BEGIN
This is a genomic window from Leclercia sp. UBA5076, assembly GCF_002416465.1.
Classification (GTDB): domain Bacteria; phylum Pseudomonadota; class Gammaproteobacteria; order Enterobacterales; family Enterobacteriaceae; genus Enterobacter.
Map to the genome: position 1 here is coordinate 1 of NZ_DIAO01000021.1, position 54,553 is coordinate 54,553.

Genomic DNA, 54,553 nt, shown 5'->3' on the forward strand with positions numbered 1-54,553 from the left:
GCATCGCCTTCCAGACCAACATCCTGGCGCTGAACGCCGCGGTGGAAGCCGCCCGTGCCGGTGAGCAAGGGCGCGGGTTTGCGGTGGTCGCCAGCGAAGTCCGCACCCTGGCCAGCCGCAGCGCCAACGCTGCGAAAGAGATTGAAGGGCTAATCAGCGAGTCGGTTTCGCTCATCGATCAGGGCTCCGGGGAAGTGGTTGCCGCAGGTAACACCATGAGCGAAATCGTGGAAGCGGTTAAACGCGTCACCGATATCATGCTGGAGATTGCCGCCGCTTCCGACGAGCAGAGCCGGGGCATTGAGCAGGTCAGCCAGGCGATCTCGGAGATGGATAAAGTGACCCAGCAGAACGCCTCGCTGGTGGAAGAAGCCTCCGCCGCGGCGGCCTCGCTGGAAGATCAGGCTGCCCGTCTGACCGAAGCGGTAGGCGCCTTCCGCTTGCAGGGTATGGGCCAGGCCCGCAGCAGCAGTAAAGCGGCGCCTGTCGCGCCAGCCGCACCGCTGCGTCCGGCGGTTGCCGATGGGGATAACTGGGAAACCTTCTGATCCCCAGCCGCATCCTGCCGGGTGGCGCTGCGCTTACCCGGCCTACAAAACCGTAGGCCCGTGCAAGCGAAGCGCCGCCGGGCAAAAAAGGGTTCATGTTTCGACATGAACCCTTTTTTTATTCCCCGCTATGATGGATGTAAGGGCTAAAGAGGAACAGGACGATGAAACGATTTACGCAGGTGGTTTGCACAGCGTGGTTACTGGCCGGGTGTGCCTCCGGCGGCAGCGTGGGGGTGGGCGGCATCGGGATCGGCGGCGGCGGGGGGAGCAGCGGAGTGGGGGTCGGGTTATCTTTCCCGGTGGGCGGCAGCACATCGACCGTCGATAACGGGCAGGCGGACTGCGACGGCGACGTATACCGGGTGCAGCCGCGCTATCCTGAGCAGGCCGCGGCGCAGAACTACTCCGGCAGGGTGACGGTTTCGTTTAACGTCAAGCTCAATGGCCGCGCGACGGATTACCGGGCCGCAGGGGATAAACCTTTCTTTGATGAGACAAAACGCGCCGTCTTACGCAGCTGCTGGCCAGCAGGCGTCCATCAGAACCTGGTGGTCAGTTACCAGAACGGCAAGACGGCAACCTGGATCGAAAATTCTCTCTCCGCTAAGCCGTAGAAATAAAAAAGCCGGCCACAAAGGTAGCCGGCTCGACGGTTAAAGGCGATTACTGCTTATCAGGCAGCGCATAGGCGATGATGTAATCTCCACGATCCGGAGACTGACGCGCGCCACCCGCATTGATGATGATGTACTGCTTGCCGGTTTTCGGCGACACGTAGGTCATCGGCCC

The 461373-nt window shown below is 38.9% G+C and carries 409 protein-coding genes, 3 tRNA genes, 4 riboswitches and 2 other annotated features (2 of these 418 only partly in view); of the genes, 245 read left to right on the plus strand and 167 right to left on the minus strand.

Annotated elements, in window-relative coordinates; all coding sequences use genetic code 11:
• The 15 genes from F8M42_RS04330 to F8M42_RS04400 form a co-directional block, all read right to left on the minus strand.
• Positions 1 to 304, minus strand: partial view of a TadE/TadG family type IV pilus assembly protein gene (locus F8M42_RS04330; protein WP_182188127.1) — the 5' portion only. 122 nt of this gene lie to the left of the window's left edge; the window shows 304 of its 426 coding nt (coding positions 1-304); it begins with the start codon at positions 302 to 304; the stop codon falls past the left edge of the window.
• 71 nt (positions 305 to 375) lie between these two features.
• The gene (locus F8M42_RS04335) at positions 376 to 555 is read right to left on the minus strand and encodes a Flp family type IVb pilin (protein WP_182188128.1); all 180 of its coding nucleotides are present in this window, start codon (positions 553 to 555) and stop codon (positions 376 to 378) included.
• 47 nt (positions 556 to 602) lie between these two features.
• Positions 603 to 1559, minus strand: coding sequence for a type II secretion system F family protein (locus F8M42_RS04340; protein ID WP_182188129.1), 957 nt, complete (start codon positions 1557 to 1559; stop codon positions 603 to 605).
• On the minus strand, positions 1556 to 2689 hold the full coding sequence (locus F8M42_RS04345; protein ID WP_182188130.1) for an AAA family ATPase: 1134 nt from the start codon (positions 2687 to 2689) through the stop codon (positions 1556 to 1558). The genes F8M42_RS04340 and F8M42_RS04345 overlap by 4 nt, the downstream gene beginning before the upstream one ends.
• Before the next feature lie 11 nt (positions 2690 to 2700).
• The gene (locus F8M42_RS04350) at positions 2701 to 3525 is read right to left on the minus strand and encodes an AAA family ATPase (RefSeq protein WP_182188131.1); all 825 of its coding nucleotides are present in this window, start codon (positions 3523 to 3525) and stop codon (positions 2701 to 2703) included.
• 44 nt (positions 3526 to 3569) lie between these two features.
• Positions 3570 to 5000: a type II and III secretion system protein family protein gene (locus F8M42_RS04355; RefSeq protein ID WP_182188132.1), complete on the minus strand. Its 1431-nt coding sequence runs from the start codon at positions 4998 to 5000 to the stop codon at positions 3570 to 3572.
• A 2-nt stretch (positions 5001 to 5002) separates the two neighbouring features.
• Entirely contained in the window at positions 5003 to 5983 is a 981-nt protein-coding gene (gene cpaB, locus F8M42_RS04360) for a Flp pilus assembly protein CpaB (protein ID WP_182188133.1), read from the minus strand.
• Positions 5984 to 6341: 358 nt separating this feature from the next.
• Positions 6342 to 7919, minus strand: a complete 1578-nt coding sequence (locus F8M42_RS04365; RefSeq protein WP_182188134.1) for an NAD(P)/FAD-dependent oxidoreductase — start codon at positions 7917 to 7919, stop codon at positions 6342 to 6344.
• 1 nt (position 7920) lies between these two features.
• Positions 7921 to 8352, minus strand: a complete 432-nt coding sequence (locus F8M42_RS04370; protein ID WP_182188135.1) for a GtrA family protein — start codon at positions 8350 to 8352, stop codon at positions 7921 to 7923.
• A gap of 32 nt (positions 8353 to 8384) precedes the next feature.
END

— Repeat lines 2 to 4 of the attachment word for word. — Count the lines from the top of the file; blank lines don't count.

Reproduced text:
Classification (GTDB): domain Bacteria; phylum Pseudomonadota; class Gammaproteobacteria; order Enterobacterales; family Enterobacteriaceae; genus Enterobacter.
Map to the genome: position 1 here is coordinate 1 of NZ_DIAO01000021.1, position 54,553 is coordinate 54,553.

Genomic DNA, 54,553 nt, shown 5'->3' on the forward strand with positions numbered 1-54,553 from the left: